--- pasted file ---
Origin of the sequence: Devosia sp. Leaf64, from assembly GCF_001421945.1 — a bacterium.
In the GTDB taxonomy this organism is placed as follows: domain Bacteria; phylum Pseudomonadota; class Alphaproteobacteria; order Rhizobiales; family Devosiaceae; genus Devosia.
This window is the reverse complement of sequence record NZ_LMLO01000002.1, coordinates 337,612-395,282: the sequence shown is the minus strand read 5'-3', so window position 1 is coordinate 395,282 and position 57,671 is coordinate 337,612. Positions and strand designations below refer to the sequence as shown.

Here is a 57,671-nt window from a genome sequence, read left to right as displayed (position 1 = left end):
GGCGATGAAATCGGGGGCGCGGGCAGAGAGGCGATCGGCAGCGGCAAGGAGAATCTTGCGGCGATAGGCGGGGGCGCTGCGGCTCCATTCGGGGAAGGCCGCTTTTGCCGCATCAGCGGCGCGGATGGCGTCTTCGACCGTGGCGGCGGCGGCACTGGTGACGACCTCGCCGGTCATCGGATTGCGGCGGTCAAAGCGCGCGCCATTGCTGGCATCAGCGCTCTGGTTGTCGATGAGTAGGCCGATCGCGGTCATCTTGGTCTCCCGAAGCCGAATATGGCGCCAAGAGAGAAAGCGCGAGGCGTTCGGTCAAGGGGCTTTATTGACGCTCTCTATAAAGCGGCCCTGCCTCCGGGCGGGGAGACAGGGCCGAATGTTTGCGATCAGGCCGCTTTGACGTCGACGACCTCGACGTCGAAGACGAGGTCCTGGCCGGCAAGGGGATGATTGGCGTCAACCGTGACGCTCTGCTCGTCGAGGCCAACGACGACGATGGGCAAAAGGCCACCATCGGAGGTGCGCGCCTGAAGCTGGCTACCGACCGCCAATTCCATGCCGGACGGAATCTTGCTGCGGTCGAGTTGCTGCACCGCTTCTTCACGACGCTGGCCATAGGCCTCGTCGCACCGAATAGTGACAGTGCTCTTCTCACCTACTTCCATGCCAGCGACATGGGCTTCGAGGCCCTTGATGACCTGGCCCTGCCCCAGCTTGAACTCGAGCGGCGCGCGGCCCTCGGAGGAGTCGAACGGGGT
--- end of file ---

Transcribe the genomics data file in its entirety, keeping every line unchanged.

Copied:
Origin of the sequence: Devosia sp. Leaf64, from assembly GCF_001421945.1 — a bacterium.
In the GTDB taxonomy this organism is placed as follows: domain Bacteria; phylum Pseudomonadota; class Alphaproteobacteria; order Rhizobiales; family Devosiaceae; genus Devosia.
This window is the reverse complement of sequence record NZ_LMLO01000002.1, coordinates 337,612-395,282: the sequence shown is the minus strand read 5'-3', so window position 1 is coordinate 395,282 and position 57,671 is coordinate 337,612. Positions and strand designations below refer to the sequence as shown.

Here is a 57,671-nt window from a genome sequence, read left to right as displayed (position 1 = left end):
GGCGATGAAATCGGGGGCGCGGGCAGAGAGGCGATCGGCAGCGGCAAGGAGAATCTTGCGGCGATAGGCGGGGGCGCTGCGGCTCCATTCGGGGAAGGCCGCTTTTGCCGCATCAGCGGCGCGGATGGCGTCTTCGACCGTGGCGGCGGCGGCACTGGTGACGACCTCGCCGGTCATCGGATTGCGGCGGTCAAAGCGCGCGCCATTGCTGGCATCAGCGCTCTGGTTGTCGATGAGTAGGCCGATCGCGGTCATCTTGGTCTCCCGAAGCCGAATATGGCGCCAAGAGAGAAAGCGCGAGGCGTTCGGTCAAGGGGCTTTATTGACGCTCTCTATAAAGCGGCCCTGCCTCCGGGCGGGGAGACAGGGCCGAATGTTTGCGATCAGGCCGCTTTGACGTCGACGACCTCGACGTCGAAGACGAGGTCCTGGCCGGCAAGGGGATGATTGGCGTCAACCGTGACGCTCTGCTCGTCGAGGCCAACGACGACGATGGGCAAAAGGCCACCATCGGAGGTGCGCGCCTGAAGCTGGCTACCGACCGCCAATTCCATGCCGGACGGAATCTTGCTGCGGTCGAGTTGCTGCACCGCTTCTTCACGACGCTGGCCATAGGCCTCGTCGCACCGAATAGTGACAGTGCTCTTCTCACCTACTTCCATGCCAGCGACATGGGCTTCGAGGCCCTTGATGACCTGGCCCTGCCCCAGCTTGAACTCGAGCGGCGCGCGGCCCTCGGAGGAGTCGAACGGGGT